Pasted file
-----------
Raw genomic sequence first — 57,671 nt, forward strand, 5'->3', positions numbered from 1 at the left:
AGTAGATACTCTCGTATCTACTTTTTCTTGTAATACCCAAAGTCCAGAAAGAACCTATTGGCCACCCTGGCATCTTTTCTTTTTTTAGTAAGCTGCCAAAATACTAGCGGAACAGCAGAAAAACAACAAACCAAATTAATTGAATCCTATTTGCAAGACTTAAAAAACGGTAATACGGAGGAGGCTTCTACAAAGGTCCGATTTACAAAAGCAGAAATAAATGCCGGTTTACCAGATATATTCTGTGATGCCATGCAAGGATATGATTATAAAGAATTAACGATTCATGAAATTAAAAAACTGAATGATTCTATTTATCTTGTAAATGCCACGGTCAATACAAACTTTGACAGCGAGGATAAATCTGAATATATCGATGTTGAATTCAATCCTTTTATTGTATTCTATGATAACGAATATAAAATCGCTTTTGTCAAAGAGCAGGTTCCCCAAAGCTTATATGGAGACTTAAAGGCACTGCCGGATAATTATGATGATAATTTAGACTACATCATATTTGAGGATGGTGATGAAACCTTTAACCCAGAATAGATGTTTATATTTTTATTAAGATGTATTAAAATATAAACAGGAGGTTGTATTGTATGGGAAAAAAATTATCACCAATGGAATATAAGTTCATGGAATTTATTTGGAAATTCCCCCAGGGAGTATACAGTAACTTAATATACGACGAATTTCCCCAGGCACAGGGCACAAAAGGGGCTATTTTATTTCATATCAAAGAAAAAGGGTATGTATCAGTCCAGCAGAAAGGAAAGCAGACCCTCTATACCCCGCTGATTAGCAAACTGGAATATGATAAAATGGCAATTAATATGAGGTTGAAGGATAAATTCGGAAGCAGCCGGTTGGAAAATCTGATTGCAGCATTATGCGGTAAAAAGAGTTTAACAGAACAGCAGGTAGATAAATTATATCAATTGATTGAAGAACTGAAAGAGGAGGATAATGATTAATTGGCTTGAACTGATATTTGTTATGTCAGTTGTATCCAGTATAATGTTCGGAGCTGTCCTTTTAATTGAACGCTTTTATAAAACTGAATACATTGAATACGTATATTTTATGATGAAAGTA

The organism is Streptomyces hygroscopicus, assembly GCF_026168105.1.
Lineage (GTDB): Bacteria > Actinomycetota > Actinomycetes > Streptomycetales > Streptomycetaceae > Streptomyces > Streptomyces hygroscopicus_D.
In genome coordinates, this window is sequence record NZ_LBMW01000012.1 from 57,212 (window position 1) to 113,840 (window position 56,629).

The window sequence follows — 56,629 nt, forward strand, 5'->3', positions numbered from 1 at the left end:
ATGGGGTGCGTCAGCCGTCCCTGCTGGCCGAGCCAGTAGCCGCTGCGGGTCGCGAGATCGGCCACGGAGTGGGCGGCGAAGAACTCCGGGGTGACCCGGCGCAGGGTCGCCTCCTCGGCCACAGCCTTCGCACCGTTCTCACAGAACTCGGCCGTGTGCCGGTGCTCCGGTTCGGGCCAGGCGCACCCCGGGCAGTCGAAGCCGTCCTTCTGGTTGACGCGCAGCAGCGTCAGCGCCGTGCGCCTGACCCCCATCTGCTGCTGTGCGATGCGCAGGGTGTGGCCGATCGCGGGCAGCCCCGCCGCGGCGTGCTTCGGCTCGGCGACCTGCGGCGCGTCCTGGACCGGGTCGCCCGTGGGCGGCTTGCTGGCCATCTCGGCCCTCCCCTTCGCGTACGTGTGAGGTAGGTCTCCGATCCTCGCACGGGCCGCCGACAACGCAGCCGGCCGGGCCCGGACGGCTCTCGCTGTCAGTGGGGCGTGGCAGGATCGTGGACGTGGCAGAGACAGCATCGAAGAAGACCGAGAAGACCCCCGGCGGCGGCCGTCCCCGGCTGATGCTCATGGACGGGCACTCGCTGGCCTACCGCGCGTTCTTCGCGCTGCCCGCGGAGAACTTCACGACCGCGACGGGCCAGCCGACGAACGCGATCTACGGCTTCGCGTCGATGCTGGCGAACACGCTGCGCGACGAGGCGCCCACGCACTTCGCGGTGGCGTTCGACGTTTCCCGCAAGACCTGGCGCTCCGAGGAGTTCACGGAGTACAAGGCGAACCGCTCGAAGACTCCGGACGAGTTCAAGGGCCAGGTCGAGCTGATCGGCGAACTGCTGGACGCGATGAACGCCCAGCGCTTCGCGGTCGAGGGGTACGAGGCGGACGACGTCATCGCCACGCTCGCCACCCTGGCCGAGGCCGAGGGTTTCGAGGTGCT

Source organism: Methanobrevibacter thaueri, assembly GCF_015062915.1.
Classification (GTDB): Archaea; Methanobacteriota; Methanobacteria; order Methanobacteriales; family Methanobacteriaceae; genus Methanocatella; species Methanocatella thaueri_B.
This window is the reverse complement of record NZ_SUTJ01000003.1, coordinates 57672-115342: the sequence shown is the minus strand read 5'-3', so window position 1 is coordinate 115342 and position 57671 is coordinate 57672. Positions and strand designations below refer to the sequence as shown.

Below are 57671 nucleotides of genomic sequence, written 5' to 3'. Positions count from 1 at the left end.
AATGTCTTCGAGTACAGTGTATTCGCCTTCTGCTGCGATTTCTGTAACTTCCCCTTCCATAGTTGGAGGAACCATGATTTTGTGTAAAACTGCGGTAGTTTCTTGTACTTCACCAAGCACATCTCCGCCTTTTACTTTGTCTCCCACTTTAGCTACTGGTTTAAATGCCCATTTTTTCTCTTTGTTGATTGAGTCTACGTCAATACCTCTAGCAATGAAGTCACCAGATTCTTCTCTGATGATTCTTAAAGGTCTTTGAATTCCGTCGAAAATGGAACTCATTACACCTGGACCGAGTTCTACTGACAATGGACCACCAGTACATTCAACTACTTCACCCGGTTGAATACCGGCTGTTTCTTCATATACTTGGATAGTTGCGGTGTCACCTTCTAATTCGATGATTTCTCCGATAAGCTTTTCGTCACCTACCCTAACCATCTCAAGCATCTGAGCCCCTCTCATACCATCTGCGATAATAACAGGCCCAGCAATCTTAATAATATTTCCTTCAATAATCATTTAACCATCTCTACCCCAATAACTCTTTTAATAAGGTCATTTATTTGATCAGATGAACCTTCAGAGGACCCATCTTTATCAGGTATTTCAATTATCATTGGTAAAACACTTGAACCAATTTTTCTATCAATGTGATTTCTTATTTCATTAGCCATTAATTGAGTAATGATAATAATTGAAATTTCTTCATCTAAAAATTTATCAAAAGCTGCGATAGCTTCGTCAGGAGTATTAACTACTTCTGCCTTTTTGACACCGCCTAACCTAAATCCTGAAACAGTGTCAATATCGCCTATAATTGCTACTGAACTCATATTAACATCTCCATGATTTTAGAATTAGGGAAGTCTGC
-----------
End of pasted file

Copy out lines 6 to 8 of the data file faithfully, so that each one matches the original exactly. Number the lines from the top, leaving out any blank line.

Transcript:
The window sequence follows — 56,629 nt, forward strand, 5'->3', positions numbered from 1 at the left end:
ATGGGGTGCGTCAGCCGTCCCTGCTGGCCGAGCCAGTAGCCGCTGCGGGTCGCGAGATCGGCCACGGAGTGGGCGGCGAAGAACTCCGGGGTGACCCGGCGCAGGGTCGCCTCCTCGGCCACAGCCTTCGCACCGTTCTCACAGAACTCGGCCGTGTGCCGGTGCTCCGGTTCGGGCCAGGCGCACCCCGGGCAGTCGAAGCCGTCCTTCTGGTTGACGCGCAGCAGCGTCAGCGCCGTGCGCCTGACCCCCATCTGCTGCTGTGCGATGCGCAGGGTGTGGCCGATCGCGGGCAGCCCCGCCGCGGCGTGCTTCGGCTCGGCGACCTGCGGCGCGTCCTGGACCGGGTCGCCCGTGGGCGGCTTGCTGGCCATCTCGGCCCTCCCCTTCGCGTACGTGTGAGGTAGGTCTCCGATCCTCGCACGGGCCGCCGACAACGCAGCCGGCCGGGCCCGGACGGCTCTCGCTGTCAGTGGGGCGTGGCAGGATCGTGGACGTGGCAGAGACAGCATCGAAGAAGACCGAGAAGACCCCCGGCGGCGGCCGTCCCCGGCTGATGCTCATGGACGGGCACTCGCTGGCCTACCGCGCGTTCTTCGCGCTGCCCGCGGAGAACTTCACGACCGCGACGGGCCAGCCGACGAACGCGATCTACGGCTTCGCGTCGATGCTGGCGAACACGCTGCGCGACGAGGCGCCCACGCACTTCGCGGTGGCGTTCGACGTTTCCCGCAAGACCTGGCGCTCCGAGGAGTTCACGGAGTACAAGGCGAACCGCTCGAAGACTCCGGACGAGTTCAAGGGCCAGGTCGAGCTGATCGGCGAACTGCTGGACGCGATGAACGCCCAGCGCTTCGCGGTCGAGGGGTACGAGGCGGACGACGTCATCGCCACGCTCGCCACCCTGGCCGAGGCCGAGGGTTTCGAGGTGCT

Source organism: Methanobrevibacter thaueri, assembly GCF_015062915.1.